Also, when running veeam from a vm on the ESXi host, it can attach itself directly to the VM that is being backed up... it dynamically attaches the virtual disks from the vm being backed up to the veeam vm. It couldn't do this when I had veeam running from my laptop. End result is that it is much much faster for me when running veeam in a vm on the esxi host that I'm backing up. After the backup completes, the virtual disks are automatically removed from the veeam vm. Pretty cool
    upload_2019-3-22_10-7-21.png
    after the backup the virtual disks from the vm being backed up are removed from the veeam vm:
    upload_2019-3-22_11-8-25.png
     

    Attached Files:

    #89
    Last edited: Mar 22, 2019
  10. BennyT

    BennyT Member

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    Success!.. successfully moved one of my bare metal Oracle APPS/EBS Database environments to the new ESXi server! Note, this is not simply installing an Oracle appliance with pre-configured EBS. These EBS and database nodes were built from scratch using Oracle Rapid Install process. Migrated using Oracle's migration tool "Rapid Clone" from the standalone boxes to guest VMs running on my new ESXi server. So far so good. Now I just have about 5 more to do. Then a few non APPS databases.

    I'm feeling very proud of the new setup especially now that I also have scheduled backups. I'm very excited to try upgrading to latest EBS R12.2.8 or to try the new Oracle 18c database. So many possibilities with my new ESXi server that I didn't have available before on bare metal boxes.

    I'm going to want to buy some more RAM soon. I have 64GB now but I think I'm going to want 128GB. Nice to see memory prices beginning to fall.

    upload_2019-3-24_21-4-13.png
     
    #90
    Last edited: Mar 24, 2019
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  11. BennyT

    BennyT Member

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    Yesterday while adding wedding photos to my plexmediaserver VM's photo library I made a bad mistake AS root...

    I was logged in as root user to the linux VM. Thinking I was in the folder for plex library content I ran "chmod -R 755 *" to correctly set few permissions on couple of files. Except I wasn't in my .../plexdrive/ subfolder, I was in "/". Took me a moment to figure out why it was taking so long to run a simple command. I couldn't figure out how to reverse this. It affected the system in such a way that I was unable to ssh into it from another shell window, and who knows what else that affected or how far that chmod command propagated, screwing up file and folder permissions.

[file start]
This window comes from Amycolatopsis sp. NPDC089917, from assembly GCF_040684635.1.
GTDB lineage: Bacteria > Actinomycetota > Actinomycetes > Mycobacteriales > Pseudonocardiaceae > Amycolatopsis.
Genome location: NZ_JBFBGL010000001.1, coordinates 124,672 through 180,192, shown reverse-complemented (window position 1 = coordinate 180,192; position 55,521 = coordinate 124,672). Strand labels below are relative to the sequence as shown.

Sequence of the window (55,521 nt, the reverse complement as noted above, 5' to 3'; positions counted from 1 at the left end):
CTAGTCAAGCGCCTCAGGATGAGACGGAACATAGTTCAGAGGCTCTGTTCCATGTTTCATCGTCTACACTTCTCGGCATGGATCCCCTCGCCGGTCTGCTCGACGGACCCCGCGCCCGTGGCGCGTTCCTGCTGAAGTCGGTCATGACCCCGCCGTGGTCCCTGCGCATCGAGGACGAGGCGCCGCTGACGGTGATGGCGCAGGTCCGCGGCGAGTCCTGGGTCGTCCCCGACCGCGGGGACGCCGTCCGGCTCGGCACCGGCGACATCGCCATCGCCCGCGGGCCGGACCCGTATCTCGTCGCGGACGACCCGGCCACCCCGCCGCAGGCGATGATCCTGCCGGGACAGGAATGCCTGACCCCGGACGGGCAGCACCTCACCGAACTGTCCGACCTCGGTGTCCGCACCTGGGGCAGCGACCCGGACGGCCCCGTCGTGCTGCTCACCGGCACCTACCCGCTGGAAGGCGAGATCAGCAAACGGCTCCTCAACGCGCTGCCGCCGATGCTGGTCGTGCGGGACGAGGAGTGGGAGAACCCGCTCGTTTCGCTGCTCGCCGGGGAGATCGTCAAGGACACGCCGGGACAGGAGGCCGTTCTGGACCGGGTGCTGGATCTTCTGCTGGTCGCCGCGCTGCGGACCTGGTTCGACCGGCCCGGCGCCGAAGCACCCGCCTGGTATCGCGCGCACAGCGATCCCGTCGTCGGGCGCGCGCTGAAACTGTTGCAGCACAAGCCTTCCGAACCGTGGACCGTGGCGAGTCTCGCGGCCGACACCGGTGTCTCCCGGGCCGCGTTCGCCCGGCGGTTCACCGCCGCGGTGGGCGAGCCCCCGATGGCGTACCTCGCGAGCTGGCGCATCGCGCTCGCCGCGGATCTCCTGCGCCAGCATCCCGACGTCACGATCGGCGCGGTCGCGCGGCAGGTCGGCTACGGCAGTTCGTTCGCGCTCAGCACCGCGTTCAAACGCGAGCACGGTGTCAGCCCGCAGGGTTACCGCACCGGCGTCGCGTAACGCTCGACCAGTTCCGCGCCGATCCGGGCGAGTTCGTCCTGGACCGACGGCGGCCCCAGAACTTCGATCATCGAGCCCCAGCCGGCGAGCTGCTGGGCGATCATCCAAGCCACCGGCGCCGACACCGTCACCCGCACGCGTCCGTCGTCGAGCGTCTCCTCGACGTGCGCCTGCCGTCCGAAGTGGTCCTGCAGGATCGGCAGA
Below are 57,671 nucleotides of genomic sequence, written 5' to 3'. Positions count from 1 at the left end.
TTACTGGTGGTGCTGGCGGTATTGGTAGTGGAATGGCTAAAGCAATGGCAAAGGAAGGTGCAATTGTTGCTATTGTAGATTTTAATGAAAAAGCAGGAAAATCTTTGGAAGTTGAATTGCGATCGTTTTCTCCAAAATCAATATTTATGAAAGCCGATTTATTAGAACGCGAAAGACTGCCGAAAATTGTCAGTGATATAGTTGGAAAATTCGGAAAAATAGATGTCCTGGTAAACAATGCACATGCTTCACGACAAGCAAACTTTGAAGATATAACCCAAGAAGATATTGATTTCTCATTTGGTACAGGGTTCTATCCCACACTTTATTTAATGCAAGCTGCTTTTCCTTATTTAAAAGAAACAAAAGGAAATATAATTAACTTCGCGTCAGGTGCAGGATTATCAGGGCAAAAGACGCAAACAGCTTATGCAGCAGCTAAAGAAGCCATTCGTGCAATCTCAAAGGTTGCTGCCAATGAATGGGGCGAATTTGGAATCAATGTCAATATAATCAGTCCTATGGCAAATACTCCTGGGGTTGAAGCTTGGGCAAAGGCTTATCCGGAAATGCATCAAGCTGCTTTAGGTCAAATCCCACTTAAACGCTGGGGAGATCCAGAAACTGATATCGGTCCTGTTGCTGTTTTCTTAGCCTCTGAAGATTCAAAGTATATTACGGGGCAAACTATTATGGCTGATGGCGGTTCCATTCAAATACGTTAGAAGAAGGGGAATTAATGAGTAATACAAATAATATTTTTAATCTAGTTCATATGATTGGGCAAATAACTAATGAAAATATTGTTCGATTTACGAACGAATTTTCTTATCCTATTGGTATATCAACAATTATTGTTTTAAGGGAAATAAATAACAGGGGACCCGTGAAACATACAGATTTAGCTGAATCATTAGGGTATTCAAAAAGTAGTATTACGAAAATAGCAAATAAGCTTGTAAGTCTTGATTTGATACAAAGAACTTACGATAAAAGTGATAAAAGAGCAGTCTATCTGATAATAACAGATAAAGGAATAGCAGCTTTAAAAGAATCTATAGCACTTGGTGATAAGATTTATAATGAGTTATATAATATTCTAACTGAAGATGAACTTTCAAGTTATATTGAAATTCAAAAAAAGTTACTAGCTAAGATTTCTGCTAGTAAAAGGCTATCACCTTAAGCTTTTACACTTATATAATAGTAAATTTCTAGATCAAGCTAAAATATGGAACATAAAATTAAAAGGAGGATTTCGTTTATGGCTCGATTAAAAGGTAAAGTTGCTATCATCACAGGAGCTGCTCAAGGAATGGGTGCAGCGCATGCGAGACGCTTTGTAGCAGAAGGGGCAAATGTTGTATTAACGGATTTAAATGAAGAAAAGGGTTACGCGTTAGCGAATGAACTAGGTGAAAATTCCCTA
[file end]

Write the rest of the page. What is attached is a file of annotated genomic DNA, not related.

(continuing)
Fortunately, my plex VM is not super large. It is just under 1TB and I have incremental backups weekly using veeam. I began a full recovery last night and it restored perfectly. I have three backup repositories for my various VMs. This plex VM was backed up to one of those on a single HDD repository located on another local physical server via gigabit. It took 5 hrs and 10 minutes to fully restore. Not bad. It would have perhaps restored faster if I told it to check blocks and only restore blocks that had changed since the last backup, not sure. But I felt better doing a full restore.

    That was my first real recovery using Veeam (it wasn't just a test recovery) and very pleased how it went. To avoid this happening again I will change the owner of the plex library content to a new user, something like "plexuser" perhaps (currently owner is root for that library). Then I wouldn't be logging in as root when adding content or changing file permissions.

    Are you guys with HUGE plex library backing up your content?
     
    #91
  12. Marsh

    Marsh Moderator

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    My media files are stored in a NAS , easier to play and restore a VM with just media server software.
    Most of the time, if I am working on the VM, take a snapshoot first, it something goes wrong, revert to previous snapshoot.